Join Date: May 2010
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Sorry to hear you are having so many problems, I have a 1983 25" Macgregor with none of these problems. I am not sure why you do, I'll try and comment though I am not expert.
#1 - steering while using my 6hp outboard is not problem whatsoever. I just use the tiller and keep the motor straight. Are you sure your motor is straight? Get it aligned by taking your hands off the tiller and moving the outboard handle until the boat starts going straight, then you know you have the motor straight. Lock it down at that angle if you can, or tie it down if you must. Now steer with the tiller. My boat handles great like this.
#2 - Bilge pump. What I did was to drill holes in all the separate compartments so all the water collects more or less in one spot ( I don't know if this is a good idea or not ). I connected the bilge pump hose via a T junction to just below the cockpit drain, to avoid more thru hull holes. I use 2 stopcocks on the hose, one at the cockpit drain end and one at the bilge pump end so water in the cockpit stays out and water in the bilge hose stays in. Still will not get the boat anything like dry, to do that I put it on the trailer and tilt the whole thing back until the nose is up in the air. All the water drains to the very aft, and I take it out with a manual bilge pump ( which you should have anyway ).
#3 - The mast. I rigged mine so I can put the mast up and down by myself even with a torn rotator cuff. I used a 6 foot aluminum slider track from a closet door. On one end is a carabiner, the other end has a block. The carabiner attaches to an eye in the side of the mast about 2 feet up. I lead a line from the gib foot through the block and back to a block at the jib foot, then back through the main halyard cleats ( tie a stopper knot. ). Also I have two short lines attached to the block on the end of the aluminimum track. These two short lines have carbines at the other end, which attach into the base of the shrouds ( the short ones for supporthing lowering the mast ). It took me some experimentation to get the length right but I got it eventually. Now attach the shot lines to the base of the shrouds by the deck, and attach the gib halyard to the end of the aluminum track ( where the two short lines attach ). Hall like hell on the other end of the gib halyard until the track rises up and is approximately perpendicular to the mast. Get this as tight as you can. Should be a "mini boom" but in the other direction ( toward the front of the boat ). The two short lines should be taught. If your 'mini boom' is not perpendicular to the mast take it down and change the length of the two short lines. Do it again until it is perpendicular. You just need to get this right once... When you do, make sure to cleat off the gib halyard well! Now go aft where you lead the line through the main halyard cleat, and tied a stopper on it, right? Haul on this line hard until your forestay slackes enough to undo. Take off the forestay. Now go aft and slowly slacken the line in the main halyard cleat until the mast comes down. Presto. You can stop it at any angle by re-cleeting the line. Mast goes up the same way it comes down. The only tricky part is getting the mast up ( or down ) past the first (comming up ) or last ( going down ) 15 degrees or so. With my setup the 'mini boom' goes over to the side at this critical angle. I just hold it up past this angle, with the help of the line and cleat, and it works fine even w/ a torn rotator cuff. Don't forget to put on the thingy to catch the mast if you are taking it all the way down... But hell, make the VHF work anyway.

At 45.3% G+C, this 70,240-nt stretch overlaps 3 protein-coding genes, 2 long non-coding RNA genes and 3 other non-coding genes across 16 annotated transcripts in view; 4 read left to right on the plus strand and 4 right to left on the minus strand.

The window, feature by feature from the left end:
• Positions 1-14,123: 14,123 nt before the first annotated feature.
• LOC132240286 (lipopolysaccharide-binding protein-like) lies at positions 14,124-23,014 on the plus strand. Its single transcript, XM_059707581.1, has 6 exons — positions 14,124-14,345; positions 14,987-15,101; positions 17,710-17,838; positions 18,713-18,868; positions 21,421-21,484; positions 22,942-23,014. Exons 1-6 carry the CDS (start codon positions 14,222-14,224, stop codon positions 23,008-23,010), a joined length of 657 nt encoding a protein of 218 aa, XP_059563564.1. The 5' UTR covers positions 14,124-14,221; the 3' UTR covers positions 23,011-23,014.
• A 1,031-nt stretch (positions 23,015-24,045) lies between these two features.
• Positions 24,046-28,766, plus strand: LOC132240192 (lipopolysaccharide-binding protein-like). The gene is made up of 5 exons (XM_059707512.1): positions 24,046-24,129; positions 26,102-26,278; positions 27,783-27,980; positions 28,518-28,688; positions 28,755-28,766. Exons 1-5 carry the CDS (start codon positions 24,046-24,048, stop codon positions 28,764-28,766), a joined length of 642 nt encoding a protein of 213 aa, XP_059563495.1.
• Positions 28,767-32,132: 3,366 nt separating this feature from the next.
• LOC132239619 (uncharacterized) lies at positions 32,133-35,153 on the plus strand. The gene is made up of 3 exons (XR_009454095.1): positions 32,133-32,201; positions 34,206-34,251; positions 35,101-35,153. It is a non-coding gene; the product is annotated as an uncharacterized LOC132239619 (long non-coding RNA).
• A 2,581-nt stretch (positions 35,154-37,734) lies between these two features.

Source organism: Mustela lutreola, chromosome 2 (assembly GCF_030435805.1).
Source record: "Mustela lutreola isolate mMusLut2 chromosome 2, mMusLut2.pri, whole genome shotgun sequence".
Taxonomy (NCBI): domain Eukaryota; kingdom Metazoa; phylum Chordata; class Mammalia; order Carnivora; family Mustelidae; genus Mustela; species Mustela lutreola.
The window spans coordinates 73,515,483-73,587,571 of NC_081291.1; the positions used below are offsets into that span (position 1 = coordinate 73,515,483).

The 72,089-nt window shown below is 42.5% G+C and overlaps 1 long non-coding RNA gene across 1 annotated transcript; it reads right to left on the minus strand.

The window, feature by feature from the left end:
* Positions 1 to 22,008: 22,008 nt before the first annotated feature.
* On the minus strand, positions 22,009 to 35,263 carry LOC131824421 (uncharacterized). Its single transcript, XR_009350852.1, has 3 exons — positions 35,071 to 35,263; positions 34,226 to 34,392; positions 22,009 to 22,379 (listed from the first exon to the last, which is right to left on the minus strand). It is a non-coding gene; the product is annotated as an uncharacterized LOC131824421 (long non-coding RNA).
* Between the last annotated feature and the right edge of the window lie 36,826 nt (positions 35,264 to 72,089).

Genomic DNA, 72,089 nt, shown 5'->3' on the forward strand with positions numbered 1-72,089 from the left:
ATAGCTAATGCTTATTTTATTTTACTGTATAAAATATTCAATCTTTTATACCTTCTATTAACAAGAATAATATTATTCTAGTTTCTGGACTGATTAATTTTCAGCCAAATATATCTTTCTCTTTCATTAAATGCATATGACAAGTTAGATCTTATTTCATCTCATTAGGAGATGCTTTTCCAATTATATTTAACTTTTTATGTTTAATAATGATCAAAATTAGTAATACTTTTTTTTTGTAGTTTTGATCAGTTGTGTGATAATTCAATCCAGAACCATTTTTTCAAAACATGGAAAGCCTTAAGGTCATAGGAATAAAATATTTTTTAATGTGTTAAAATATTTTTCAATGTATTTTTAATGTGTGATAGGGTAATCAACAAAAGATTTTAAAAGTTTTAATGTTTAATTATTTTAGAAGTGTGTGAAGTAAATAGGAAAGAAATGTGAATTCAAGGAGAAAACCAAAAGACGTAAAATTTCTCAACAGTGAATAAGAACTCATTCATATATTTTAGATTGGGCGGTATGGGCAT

#4 - Other things I recommend if you value your life:
a) boom vang. Mine didn't have one. You will want one in the wind.
b) a reefing setup. I have a single line reefing setup that went in easily and is worth it.
c) On my boat the end of the boom is attached to the main sheet with 1 small aluminum pop rivet. I first noticed this while under a full press of sail, and nearly wet myself. I drilled out the whole thing and replaced it with a large stainless tang attached with a thick stainless eye bolt running into the boom, with the eye inside the boom, and a perpendicular stainless bolt with an aluminum compression tube running through the eye.
d) My shrouds were attached to the deck with clevis pins and cotter pins, and no swivels or turnbuckles. The first time I got it out in the ocean, pop, clang, suddenly no clevis pins and no shrouds. I fixed this by using bigger bolts w/ "airplane nuts", and I have not had any further problem with the shrouds. Probably turnbuckles and swivels would be better.
Hope this helps.